When workers at Pacific Rubiales decided to strike in 2011, the Columbian military reportedly used force to stop the strikes and compel them to return to work, IBT reports, citing the Washington office of Latin America, a human rights group. Those accusations of human rights violations were part of the criticism of the United States-Colombia Free Trade Promotion Agreement, which was passed by Congress later that year. Pacific Rubiales has repeatedly denied charges that it infringed on workers’ rights.

On the campaign trail in 2008, Hillary Clinton, along with then-Illinois Sen. Barack Obama, opposed the deal as a raw deal for workers, according to IBT. The pair changed their tune after the election and publicly supported the trade agreement. As Secretary of State, Clinton’s State Department certified annually that Colombia was “meeting statutory criteria related to human rights.”

The IBT casts some doubt on Clinton’s claim to have genuinely changed her mind about the extent of the South American nation’s human rights abuses. The implication being that a $1 million donation from Giustra to his joint Sustainable Growth Initiative venture with the Clintons helped smooth over any lingering concerns about Bogota’s commitment to basic rights.

Though Clinton has never explicitly explained her change of position on the U.S.-Colombia trade pact, she acknowledged “concerns” about Colombian “human rights abuses, violence against labor organizers, targeted assassinations, and the atrocities of right-wing paramilitary groups” in her 2014 book, “Hard Choices.” But, she asserted, “By the time I visited Bogota in June 2010, violence was down dramatically.” She said that she met up with her husband while he “was traveling through Colombia on Clinton Foundation business” and the couple “went out for dinner with friends and staff at a local steakhouse, and toasted Colombia’s progress.”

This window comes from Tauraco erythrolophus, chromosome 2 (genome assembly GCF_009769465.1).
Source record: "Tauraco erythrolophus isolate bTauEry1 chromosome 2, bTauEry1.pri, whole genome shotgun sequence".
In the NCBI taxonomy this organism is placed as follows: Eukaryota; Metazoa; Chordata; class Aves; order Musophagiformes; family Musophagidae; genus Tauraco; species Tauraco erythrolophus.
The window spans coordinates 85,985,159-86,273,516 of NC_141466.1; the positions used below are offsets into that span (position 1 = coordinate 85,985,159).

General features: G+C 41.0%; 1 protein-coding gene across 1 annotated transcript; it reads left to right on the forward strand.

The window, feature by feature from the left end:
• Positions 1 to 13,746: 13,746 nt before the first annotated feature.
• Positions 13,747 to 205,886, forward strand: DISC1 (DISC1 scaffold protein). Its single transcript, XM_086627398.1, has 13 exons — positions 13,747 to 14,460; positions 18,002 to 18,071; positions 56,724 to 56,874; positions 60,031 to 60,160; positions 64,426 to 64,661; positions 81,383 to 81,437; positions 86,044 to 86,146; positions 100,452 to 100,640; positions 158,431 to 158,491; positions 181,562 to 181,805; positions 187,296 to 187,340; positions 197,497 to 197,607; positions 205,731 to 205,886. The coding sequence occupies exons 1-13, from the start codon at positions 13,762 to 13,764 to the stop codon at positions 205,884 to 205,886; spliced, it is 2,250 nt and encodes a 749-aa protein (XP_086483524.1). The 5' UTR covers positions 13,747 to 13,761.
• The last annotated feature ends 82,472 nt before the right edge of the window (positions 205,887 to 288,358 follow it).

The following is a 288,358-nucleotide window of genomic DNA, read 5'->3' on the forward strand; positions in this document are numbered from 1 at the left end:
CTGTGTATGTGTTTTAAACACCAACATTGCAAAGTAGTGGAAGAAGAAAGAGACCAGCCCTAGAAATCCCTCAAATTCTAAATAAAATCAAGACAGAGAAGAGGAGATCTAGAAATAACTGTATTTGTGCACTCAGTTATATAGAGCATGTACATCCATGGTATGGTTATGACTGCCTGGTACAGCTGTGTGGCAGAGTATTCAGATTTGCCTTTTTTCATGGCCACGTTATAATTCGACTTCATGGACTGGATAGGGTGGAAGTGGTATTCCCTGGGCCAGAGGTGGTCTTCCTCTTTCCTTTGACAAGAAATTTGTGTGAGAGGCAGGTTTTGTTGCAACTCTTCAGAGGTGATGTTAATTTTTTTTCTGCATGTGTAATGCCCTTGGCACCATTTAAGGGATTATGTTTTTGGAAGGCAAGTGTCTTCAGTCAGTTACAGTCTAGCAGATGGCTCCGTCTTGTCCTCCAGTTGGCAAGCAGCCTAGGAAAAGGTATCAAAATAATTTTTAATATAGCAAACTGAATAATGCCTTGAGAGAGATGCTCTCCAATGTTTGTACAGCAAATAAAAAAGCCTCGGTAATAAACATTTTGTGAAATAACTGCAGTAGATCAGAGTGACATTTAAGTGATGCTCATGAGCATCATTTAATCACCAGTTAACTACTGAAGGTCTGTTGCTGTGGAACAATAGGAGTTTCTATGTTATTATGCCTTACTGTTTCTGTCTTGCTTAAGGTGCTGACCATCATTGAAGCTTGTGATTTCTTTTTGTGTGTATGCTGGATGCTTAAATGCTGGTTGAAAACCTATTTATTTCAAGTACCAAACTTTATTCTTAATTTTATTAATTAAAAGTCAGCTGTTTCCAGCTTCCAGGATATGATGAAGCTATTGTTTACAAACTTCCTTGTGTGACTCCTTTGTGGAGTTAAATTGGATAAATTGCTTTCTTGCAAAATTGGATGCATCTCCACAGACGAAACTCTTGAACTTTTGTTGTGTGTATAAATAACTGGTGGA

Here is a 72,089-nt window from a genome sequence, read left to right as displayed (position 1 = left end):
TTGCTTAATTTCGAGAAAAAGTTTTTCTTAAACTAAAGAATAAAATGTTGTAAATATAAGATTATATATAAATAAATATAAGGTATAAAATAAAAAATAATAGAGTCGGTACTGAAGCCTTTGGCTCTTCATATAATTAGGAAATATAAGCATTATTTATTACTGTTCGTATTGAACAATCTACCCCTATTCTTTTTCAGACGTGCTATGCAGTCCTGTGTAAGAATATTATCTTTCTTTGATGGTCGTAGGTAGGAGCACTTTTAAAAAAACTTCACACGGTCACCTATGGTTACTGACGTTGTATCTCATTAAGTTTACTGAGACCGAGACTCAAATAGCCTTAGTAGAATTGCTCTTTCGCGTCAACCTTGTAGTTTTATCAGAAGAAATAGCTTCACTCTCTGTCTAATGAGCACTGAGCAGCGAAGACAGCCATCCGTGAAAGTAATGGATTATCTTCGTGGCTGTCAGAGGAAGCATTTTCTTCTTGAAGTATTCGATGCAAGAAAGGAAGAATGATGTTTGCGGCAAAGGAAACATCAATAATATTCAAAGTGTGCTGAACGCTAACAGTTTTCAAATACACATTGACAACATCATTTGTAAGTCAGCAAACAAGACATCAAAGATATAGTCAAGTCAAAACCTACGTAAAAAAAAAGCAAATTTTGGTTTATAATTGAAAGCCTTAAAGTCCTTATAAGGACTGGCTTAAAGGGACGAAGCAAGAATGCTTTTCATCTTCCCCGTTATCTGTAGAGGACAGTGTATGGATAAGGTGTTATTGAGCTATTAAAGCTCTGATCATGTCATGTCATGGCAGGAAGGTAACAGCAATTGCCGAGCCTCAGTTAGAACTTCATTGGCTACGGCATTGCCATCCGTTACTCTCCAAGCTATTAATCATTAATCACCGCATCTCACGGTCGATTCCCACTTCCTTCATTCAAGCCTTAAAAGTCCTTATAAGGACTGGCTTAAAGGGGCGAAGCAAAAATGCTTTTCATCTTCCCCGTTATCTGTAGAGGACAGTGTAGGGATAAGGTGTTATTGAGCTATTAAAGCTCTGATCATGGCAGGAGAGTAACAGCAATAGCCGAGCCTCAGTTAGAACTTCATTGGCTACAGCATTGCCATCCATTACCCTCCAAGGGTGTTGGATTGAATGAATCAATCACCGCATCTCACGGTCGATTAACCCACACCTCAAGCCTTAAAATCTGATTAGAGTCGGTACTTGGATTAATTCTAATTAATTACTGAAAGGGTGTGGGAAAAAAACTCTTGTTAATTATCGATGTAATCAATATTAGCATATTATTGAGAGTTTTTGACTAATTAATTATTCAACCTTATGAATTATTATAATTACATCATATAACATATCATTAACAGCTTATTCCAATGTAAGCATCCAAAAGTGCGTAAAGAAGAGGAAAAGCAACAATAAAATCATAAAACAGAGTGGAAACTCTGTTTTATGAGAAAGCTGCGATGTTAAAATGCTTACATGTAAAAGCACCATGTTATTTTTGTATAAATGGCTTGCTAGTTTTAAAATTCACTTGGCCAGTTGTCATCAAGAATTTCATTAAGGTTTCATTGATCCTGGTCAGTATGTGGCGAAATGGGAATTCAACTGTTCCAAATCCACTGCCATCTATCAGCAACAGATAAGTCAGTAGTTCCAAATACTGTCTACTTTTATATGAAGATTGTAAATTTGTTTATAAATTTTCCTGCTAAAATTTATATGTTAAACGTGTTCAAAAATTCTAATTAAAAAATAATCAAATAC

Human Rights Watch reported that in the same year Clinton visited Bogota, “threats against unionists — mostly attributed to paramilitaries’ successor groups — have increased since 2007” and that “impunity in such cases is widespread.” The Colombian human rights group PASO International reported that in 2011, Pacific Rubiales “workers were forced off picket lines at gunpoint by members of the Armed Forces during [a] strike and only allowed to return to work when they had renounced the union.” In 2012, a Colombian journalist covering protests against Pacific Rubiales died after being detained by the police. A year later, a report from two Democratic members of the Congressional Monitoring Group on Labor Rights in Colombia found “murders and threats against union members and harmful subcontracting persist in Colombia largely unabated.”

On Thursday, liberal icon Sen. Elizabeth Warren advised her fellow Democrats that it wouldn’t be prudent to hand her party’s presidential nomination to Clinton too prematurely. Ideally, the Bay State senator and other progressives would like the opportunity to nudge Clinton to the left over the course of the primaries, but her advice would also help Democrats learn if they are nominating a time bomb that could go off well before November of next year.